In the musical Hamilton, the Schuyler sisters sing of the wonders happening in New York City in Summer 1776:
Look around, look around at how
Lucky we are to be alive right now!
History is happening in Manhattan and we just happen to be
In the greatest city in the world!
While the reference is to New York’s role in the birth of our nation, Lin-Manuel Miranda’s lyrics make me think of the exciting things happening at Columbia today.
Jaime Danies SEAS’20
By all measures, Columbia is on a roll. This fall, Columbia College claimed the number 2 spot in the 2018 Wall Street Journal/Times Higher Education College Rankings report. In October, the 2017 Nobel Prize in Chemistry was awarded to Joachim Frank, professor of biochemistry and molecular biophysics and of biological sciences. In Manhattanville, the first buildings have come to life on our new 17-acre campus. The Class of 2021, with a 5.8 percent acceptance rate, is a testament that Columbia is one of the most desirable places for undergraduate study in the world. And of course, many of us enthusiastically followed the renaissance of our football team under Coach Al Bagnoli. They finished the year with an 8–2 record and the number 2 spot in the Ivy League — their best season in more than 20 years!
How lucky we are to be Lions right now!
Alumni play an important role in Columbia’s continued successes. Our engagement and financial support directly help our students and faculty and advance the College’s mission. (Indeed, alumni engagement is one of several factors evaluated in some college rankings.) Thank you all for your support for and involvement with alma mater. Your efforts have an impact.
While we have much to celebrate, it’s worth noting that today’s undergraduates face a unique set of challenges and obstacles, far different than we experienced while on campus.
At the October Columbia College Alumni Association Board of Directors’ meeting, members met with John MacPhee ’89, PH’12, executive director and CEO of The Jed Foundation. The foundation is a nonprofit established by Phillip Satow ’63 and his wife, Donna Satow GS’65, whose mission is to protect the emotional health of and prevent suicide among our nation’s teens and young adults. The foundation is working closely with Dean James J. Valentini to develop a comprehensive strategic wellness plan for Columbia undergraduates.
The statistics reported by The Jed Foundation are alarming. Nationwide, one of every four young adults has struggled with an anxiety disorder; depression rates among teens are up 37 percent since 2005; and suicide and accidental overdose are the leading causes of death among young adults, taking 44 lives per day. Columbia students are not immune to these trends.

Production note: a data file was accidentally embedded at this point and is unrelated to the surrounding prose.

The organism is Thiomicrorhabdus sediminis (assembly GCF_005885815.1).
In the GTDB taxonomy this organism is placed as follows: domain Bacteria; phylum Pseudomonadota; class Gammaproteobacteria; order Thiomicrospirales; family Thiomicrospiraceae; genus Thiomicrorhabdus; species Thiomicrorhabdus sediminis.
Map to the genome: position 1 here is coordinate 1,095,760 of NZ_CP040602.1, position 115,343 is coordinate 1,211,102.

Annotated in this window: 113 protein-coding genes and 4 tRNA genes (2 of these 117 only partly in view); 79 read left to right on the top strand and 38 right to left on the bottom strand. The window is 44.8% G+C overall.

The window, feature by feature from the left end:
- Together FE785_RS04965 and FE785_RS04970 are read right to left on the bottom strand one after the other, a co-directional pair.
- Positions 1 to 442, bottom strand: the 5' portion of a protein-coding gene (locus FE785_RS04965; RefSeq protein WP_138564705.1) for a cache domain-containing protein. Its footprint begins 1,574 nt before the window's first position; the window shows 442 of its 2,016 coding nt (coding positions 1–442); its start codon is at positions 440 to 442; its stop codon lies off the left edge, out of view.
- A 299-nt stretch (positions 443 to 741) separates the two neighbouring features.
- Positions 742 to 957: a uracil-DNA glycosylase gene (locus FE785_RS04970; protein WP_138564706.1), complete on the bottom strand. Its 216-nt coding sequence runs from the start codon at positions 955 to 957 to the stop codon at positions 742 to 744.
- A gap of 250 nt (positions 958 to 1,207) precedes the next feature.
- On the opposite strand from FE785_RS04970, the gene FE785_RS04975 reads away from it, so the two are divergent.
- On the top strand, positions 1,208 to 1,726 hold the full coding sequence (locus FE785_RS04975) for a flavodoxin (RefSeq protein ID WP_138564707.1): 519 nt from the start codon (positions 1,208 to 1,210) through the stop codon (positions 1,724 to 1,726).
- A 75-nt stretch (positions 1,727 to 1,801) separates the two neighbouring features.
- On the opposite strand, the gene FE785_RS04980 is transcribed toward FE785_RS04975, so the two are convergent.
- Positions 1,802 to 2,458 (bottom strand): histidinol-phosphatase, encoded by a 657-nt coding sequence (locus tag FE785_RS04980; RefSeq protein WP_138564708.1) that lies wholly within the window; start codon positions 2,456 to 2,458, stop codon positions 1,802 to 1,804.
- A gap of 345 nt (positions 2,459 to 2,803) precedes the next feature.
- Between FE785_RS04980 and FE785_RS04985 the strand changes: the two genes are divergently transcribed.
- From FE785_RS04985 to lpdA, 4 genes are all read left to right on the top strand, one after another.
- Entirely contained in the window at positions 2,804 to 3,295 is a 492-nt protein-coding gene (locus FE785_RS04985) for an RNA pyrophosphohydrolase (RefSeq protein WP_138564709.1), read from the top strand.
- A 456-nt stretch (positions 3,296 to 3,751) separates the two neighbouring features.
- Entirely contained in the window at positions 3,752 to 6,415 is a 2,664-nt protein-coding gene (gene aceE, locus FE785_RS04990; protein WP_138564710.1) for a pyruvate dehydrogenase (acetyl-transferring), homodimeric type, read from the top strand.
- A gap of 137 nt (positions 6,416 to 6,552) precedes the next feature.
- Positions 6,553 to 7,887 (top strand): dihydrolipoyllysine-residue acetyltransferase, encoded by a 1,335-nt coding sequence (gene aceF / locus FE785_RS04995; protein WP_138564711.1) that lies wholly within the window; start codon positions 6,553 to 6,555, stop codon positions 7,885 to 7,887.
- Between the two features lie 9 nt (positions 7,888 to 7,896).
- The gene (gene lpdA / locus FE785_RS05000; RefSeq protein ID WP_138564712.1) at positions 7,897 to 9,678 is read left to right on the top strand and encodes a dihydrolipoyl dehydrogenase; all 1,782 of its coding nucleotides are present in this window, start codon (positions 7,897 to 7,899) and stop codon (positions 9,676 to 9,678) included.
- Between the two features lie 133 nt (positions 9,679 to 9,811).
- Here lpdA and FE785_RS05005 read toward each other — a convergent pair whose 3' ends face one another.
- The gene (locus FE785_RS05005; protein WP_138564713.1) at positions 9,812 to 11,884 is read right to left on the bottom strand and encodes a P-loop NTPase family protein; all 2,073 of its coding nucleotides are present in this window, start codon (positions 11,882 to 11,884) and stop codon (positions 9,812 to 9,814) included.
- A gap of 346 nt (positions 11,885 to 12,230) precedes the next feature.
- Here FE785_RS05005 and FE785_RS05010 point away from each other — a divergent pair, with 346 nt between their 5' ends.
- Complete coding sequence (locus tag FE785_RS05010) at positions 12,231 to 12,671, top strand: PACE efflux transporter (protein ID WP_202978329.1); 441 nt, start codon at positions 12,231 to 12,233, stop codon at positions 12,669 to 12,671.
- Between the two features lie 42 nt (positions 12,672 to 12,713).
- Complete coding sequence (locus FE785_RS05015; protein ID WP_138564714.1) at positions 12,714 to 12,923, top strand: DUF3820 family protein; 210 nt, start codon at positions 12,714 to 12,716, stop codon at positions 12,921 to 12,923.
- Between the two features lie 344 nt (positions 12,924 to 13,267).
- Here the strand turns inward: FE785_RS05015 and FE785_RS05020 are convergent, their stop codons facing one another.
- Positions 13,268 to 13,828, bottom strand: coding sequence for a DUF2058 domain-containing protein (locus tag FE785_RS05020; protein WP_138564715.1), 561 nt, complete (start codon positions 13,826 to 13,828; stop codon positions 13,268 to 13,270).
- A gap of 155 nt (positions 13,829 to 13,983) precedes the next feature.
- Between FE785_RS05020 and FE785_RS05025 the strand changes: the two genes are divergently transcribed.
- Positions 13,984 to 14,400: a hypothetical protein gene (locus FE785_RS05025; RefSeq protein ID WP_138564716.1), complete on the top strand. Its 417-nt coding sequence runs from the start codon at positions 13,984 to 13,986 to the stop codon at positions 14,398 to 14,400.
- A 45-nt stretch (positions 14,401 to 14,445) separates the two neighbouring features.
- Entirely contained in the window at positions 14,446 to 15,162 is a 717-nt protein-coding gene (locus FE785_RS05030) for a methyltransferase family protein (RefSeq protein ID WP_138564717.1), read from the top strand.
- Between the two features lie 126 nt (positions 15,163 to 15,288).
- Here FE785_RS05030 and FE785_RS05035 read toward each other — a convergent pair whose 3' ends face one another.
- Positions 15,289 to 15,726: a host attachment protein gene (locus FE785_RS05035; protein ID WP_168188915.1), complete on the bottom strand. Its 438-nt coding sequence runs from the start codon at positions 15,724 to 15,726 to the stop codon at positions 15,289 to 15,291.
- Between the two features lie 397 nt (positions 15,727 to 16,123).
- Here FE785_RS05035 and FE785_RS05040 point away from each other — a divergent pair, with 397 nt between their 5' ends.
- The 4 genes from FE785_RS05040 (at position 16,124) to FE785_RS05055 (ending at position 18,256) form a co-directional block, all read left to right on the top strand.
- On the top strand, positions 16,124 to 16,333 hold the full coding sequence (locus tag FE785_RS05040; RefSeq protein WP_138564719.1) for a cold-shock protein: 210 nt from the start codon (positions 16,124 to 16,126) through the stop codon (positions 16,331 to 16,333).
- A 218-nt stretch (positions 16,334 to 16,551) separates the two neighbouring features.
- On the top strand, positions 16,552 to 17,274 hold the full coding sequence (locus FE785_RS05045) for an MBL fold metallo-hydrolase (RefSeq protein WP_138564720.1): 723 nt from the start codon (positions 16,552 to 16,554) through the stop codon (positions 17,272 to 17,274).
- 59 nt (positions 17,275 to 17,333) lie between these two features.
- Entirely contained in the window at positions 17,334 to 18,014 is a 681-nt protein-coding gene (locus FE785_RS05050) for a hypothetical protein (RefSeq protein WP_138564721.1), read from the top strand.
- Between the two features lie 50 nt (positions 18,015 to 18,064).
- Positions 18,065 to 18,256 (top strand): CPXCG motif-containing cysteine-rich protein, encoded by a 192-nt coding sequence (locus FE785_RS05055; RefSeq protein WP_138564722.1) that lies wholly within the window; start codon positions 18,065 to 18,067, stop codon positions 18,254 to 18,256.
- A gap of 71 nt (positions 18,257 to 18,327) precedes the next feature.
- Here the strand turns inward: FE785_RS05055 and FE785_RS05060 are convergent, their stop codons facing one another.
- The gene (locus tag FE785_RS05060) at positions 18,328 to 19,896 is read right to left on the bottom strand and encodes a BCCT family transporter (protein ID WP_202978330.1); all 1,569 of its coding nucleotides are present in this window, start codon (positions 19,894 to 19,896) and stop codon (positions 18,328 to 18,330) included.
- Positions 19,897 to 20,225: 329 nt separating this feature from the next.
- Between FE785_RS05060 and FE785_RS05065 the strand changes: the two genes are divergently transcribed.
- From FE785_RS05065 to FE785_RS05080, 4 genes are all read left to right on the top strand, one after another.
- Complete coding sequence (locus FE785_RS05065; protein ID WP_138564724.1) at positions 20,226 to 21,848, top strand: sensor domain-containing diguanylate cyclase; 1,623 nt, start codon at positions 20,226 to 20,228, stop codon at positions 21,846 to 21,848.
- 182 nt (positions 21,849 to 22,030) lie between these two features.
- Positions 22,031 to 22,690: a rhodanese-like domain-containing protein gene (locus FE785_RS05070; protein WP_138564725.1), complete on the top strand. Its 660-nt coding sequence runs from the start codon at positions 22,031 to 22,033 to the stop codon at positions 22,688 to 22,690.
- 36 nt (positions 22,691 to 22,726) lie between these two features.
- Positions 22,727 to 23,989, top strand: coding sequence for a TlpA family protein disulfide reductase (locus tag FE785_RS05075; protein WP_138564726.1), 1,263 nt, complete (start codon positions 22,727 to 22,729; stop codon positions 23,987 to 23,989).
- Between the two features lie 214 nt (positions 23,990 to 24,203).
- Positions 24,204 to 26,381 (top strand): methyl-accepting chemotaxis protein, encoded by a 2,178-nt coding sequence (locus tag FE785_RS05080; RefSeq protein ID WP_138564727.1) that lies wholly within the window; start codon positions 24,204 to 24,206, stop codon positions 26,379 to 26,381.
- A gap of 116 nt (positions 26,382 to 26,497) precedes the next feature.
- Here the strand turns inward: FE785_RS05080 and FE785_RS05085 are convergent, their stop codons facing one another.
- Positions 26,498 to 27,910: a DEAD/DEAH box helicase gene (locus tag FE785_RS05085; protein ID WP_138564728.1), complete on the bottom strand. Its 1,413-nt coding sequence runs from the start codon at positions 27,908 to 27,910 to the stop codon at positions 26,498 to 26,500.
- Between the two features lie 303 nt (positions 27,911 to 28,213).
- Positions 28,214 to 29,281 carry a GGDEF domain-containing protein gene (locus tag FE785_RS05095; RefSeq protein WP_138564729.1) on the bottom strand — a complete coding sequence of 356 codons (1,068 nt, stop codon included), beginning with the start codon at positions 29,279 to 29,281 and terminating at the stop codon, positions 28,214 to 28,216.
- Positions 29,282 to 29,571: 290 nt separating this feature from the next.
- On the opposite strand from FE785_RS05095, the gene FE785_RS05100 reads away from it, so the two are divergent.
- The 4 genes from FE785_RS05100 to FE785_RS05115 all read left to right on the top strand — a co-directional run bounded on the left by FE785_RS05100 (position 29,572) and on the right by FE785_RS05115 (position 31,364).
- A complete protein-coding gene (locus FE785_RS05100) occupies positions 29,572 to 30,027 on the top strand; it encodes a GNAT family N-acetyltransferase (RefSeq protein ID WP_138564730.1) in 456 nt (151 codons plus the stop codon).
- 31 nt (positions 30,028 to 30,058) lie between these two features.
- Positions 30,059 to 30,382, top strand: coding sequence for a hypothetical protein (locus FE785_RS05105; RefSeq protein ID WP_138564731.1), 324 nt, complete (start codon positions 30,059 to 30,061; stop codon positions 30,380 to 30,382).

Fostering connectedness and belonging on campus is one of the cornerstones of the foundation’s approach to promoting mental health. In that vein, the CCAA board believes that regularly creating the opportunity for more meaningful alumni and student connections is a way to strengthen the sense of Columbia community. And one of the College’s most recent initiatives — the Odyssey Mentoring Program — does precisely that.
Odyssey, which launched in September, seeks to connect our 50,000-plus alumni in an easy and dynamic way with students and fellow alumni for long-term mentoring relationships or short and informal connections. It is a valuable resource for both alumni and students. Through Odyssey, students can leverage our diverse and vibrant alumni community for advice on academics, career and/or basic life choices, while alumni can foster and maintain connections with students and fellow alumni, thereby creating a stronger community as a whole.
As CCAA president, I am regularly asked how alumni can get involved and meaningfully connect with fellow alumni and/or students. Odyssey is just such an opportunity. Hundreds of alumni have signed up so far, but we currently have more students than available mentors. Plus, with a student population as diverse as ours, we need as many mentors as possible to ensure that every background, profession and interest is represented. Your involvement will not only enrich the College community but also make a difference in the lives of individual students. It’s a tangible way you can help the College remain a top institution for generations to come while contributing to the dean’s priority of supporting students in all facets of their lives.
More on the Odyssey Mentoring Program can be found at odyssey.college.columbia.edu. You also can reach out to Alumni Mentoring Committee co-chairs Scott Koonin ’02 (firstname.lastname@example.org) and Sherri Wolf ’90 (email@example.com). They, and I, welcome your involvement.
Published quarterly by the Columbia College Office of Alumni Affairs and Development for alumni, students, faculty, parents and friends of Columbia College.